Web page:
2023. 04. 06Brite Energy Partners (BEP) announces its first solar PPA in Korea
- BEP has signed its first REC supply contract with Mirae Asset Securities.
- Companies are lured by BEP's long-term contract implementation, asset ownership, and direct operation.
- Driving the implementation of RE100, BEP stands out despite the regulations.
Brite Energy Partners (“BEP”) has announced that it executed the REC supply contract with Mirae Asset Securities last month. BEP owns and operates one of the largest solar portfolios in Korea, while Mirae Asset Securities is Korea’s largest brokerage firm and has been working with BEP to secure clean electricity to comply with the RE100 initiative.
The REC supply contract between BEP and Mirae Asset Securities has been marked as one of the rare examples in which a private renewable energy asset owner sells RECs to a private off-taker, particularly when in Korean market solar asset owners usually chooses to sell RECs to Korean government owned utilities on 20-year fixed price contracts awarded via semi-annual renewable energy auctions. BEP has further commented that they are currently in discussions with various companies based in Korea which are some of the largest energy users in the market.
While the term “RE100 initiative” was a hot topic in Korea’s presidential election last year, it did not draw as much attention as it should have back then – considering the potential impact that the country’s lagged adoption of renewable energy in power market may have on some of the largest energy users. Korea’s industrial sector is the single greatest user of electricity (54% of total countrywide consumption, July 2022, according to KEPCO) and heavily dependent on fossil fuels.
Korea’s energy sector itself is characterised by the dominance of fossil fuels, which in 2018 accounted for 85% of total primary energy supply (TPES), a strong dependence on energy imports at 84% of TPES, and the dominance of industrial energy use at 55% of total final consumption, the highest share among IEA countries. According to IEA, Korea had the lowest share of energy from renewable sources in energy supply among all IEA countries in 2018.
While Korean industries are heavily dependent on the exports, the call for more renewables and transition to clean electricity across the entire value chain has only been increasing from their international customers. As a result, Korea’s largest conglomerates have been competing to secure clean electricity supply while pledges to comply with the RE100 initiative have been simultaneously announced. BEP is set to take advantage of the market situation by working closely with Korea-based large industrial energy users on corporate PPAs and REC supply contracts, as BEP has a portfolio of solar assets that can enter private arrangements.
As in other markets around the world, corporate PPAs have a major role to play in Korea in the face of the great challenge of clean energy transition. However, many industry sources predict that the supply of renewable energy will be short against the increasing demand over the next few years as the Korean government and local authorities continue to fail to ease regulatory bottlenecks such as the infamous distancing rule, which prohibits any kind of solar installations within 500m-1km from residential households and roads.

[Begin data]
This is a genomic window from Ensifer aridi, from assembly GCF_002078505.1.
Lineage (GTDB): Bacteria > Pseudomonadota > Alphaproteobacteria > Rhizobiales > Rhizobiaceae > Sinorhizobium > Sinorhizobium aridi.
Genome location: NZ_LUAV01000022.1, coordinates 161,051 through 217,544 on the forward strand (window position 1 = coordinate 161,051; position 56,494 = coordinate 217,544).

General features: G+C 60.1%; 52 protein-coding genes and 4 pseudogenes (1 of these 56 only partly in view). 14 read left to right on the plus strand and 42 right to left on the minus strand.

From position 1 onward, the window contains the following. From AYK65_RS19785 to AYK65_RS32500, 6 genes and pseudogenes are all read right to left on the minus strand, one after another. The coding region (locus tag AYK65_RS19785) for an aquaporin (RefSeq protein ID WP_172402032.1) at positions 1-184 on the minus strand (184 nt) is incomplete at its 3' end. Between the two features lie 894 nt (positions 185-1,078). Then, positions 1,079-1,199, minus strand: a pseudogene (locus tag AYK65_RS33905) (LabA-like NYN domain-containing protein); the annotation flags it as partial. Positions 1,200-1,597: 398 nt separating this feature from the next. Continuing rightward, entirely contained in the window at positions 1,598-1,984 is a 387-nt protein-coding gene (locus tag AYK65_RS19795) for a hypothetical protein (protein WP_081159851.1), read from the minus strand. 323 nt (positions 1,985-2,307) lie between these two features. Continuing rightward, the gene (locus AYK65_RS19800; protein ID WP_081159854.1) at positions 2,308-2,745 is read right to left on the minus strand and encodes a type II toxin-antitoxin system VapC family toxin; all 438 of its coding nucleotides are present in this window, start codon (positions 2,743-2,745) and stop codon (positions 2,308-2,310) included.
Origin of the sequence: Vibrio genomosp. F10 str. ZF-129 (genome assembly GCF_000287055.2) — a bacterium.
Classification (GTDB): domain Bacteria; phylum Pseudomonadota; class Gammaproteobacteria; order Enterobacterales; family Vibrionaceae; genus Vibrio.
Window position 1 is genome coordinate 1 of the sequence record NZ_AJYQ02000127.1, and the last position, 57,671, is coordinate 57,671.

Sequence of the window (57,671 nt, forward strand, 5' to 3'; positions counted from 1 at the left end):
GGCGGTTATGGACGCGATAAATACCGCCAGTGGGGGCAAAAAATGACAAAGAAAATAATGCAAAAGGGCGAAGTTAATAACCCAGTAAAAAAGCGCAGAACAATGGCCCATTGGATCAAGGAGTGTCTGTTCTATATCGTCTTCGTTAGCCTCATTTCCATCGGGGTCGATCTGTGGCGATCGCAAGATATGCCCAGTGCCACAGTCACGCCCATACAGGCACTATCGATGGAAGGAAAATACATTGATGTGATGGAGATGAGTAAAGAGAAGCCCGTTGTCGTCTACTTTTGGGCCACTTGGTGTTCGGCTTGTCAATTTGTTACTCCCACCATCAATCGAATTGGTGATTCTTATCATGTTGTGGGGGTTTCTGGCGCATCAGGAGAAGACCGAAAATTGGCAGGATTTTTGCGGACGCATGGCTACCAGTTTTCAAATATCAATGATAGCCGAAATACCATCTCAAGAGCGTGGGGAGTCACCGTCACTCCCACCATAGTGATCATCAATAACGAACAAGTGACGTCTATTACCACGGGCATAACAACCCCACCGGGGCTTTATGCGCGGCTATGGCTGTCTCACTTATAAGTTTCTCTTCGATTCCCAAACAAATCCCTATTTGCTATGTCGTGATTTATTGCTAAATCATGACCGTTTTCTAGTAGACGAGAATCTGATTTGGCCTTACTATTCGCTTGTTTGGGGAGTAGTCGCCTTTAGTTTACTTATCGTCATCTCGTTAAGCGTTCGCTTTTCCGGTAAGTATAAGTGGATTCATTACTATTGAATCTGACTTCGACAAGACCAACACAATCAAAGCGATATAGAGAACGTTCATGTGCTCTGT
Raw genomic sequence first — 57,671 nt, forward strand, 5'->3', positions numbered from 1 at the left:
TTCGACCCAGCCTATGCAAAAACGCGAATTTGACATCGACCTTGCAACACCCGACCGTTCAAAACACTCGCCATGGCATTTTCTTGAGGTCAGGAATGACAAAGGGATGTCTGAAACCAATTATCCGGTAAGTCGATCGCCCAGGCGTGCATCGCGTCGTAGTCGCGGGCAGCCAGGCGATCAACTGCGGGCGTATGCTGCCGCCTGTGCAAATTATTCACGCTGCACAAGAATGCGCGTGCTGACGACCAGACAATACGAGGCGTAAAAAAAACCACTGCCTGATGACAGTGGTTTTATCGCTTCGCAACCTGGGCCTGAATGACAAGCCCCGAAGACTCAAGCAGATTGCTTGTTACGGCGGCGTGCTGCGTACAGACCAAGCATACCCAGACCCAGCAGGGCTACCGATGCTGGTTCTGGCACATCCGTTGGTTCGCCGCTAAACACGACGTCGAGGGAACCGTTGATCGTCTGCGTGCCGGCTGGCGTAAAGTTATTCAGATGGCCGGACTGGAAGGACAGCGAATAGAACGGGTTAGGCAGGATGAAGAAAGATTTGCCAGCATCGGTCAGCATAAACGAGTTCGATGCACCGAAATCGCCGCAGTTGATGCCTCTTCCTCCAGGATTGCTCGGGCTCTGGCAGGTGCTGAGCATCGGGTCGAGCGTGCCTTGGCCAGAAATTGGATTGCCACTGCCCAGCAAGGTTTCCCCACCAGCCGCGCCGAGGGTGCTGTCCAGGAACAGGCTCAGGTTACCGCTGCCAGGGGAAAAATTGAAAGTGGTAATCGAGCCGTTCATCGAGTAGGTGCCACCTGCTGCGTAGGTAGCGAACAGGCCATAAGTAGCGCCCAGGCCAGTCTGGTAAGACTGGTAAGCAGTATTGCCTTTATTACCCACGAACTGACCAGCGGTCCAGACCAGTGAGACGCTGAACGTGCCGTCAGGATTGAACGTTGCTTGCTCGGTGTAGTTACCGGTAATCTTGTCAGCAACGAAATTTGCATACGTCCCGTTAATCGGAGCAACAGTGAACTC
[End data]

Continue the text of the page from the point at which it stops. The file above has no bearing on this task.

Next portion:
Photo: 13.5MW solar farm in Jeju Island, owned and operated by BEP
Brite Energy Partners on the other hand has been gaining attention as the company owns and operates solar assets as an IPP (Independent Power Producer) and is able to supply clean electricity to off-takers. The company explains that it is differentiated from many players in the Korea renewable energy space, which only brokers assets to potential electricity buyers. The news of BEP entering into a private REC supply contract comes at a critical time when corporate PPAs are yet to take off and the whole industry has been waiting to see progress.
Jin Myung, COO at BEP, commented that “BEP will continue to develop and acquire high quality solar assets so that large industrial energy users based in Korea have a credible way forward to procure clean electricity and to contribute to greenhouse gas emissions reductions,” before adding that “BEP will also strive to help erase unfounded concerns and widespread misconceptions about solar, such as arguing that solar farms are a threat to the country’s nature environment and solar PV is an inefficient source of energy.”
Sources at Mirae Asset Securities commented that “the REC supply contract executed with BEP is an important step forward in our mission to achieve RE100, particularly considering that our investment banking division has established such a significant benchmark in Korea.”
On the other hand, BEP has expanded its business to become a Charge Point Operator (CPO) and successfully launched a new brand in EV fast charging space called “Water”. Water is a fast charging network that is 100% open to all electric vehicle users regardless of the car OEM brands. With its first station open in last November in the capital’s old city center in Gwanghwamun, Water has secured more than 10 sites across the country including Seoul, Daegu and Yangyang, that are being developed to create fast charging hubs housing 6-8 fast EV chargers which provide 200kW-350kW charging speeds.
[ⓒ pv magazine(https://www.pv-magazine.com), 무단전재 및 수집, 재배포금지]